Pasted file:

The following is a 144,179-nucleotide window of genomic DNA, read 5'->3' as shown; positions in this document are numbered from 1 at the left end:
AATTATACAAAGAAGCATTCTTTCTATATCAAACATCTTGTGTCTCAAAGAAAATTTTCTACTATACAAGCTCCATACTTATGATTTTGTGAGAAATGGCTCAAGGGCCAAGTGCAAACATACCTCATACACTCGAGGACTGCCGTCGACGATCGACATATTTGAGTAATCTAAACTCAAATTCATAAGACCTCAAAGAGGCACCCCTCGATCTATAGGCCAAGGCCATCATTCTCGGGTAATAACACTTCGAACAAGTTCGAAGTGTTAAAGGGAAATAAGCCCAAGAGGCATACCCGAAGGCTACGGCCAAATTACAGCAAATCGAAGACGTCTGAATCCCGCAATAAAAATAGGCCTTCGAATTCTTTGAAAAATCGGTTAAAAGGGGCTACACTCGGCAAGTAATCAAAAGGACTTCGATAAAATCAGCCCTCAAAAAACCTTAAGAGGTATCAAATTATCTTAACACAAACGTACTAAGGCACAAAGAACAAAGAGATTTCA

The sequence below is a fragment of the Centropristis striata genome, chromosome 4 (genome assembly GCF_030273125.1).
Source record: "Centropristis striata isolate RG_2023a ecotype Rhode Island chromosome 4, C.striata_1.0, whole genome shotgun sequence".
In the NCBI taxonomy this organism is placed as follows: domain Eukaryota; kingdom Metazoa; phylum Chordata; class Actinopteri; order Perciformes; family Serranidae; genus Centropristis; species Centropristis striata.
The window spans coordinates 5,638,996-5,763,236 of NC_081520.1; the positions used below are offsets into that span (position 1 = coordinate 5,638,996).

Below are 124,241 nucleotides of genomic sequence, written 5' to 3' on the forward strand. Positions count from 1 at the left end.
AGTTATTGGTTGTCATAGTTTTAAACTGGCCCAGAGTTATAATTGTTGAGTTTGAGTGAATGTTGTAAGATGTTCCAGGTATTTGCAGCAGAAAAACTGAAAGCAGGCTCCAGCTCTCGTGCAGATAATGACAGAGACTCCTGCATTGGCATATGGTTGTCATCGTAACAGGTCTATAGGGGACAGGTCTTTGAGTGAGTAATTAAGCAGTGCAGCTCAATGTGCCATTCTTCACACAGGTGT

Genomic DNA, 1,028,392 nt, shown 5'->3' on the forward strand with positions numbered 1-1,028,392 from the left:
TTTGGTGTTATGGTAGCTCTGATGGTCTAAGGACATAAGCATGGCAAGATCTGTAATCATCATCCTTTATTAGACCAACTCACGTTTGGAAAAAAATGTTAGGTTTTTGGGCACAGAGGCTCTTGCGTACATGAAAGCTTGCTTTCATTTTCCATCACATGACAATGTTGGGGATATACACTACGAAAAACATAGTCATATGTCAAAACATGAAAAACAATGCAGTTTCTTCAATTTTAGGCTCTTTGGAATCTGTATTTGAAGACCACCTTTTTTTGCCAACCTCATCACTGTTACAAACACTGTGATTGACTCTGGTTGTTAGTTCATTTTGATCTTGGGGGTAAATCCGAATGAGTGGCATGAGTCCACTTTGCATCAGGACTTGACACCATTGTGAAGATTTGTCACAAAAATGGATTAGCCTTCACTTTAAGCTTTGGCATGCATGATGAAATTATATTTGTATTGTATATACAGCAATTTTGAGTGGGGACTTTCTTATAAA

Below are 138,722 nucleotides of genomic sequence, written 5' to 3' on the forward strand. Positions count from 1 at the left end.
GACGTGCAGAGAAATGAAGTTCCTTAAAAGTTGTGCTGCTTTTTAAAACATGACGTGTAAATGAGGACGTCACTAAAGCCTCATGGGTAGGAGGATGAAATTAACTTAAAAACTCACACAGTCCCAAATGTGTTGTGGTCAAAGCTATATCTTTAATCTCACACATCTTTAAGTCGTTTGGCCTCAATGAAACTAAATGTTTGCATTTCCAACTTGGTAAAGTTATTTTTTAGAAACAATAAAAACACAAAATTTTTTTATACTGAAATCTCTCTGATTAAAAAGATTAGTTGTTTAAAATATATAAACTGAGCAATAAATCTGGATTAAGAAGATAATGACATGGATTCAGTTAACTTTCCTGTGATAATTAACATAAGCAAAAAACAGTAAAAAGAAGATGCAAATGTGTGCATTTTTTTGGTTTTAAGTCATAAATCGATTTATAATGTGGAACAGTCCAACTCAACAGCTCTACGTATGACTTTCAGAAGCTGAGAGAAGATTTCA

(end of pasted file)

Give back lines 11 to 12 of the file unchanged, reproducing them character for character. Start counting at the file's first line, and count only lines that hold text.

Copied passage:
Below are 138,722 nucleotides of genomic sequence, written 5' to 3' on the forward strand. Positions count from 1 at the left end.
GACGTGCAGAGAAATGAAGTTCCTTAAAAGTTGTGCTGCTTTTTAAAACATGACGTGTAAATGAGGACGTCACTAAAGCCTCATGGGTAGGAGGATGAAATTAACTTAAAAACTCACACAGTCCCAAATGTGTTGTGGTCAAAGCTATATCTTTAATCTCACACATCTTTAAGTCGTTTGGCCTCAATGAAACTAAATGTTTGCATTTCCAACTTGGTAAAGTTATTTTTTAGAAACAATAAAAACACAAAATTTTTTTATACTGAAATCTCTCTGATTAAAAAGATTAGTTGTTTAAAATATATAAACTGAGCAATAAATCTGGATTAAGAAGATAATGACATGGATTCAGTTAACTTTCCTGTGATAATTAACATAAGCAAAAAACAGTAAAAAGAAGATGCAAATGTGTGCATTTTTTTGGTTTTAAGTCATAAATCGATTTATAATGTGGAACAGTCCAACTCAACAGCTCTACGTATGACTTTCAGAAGCTGAGAGAAGATTTCA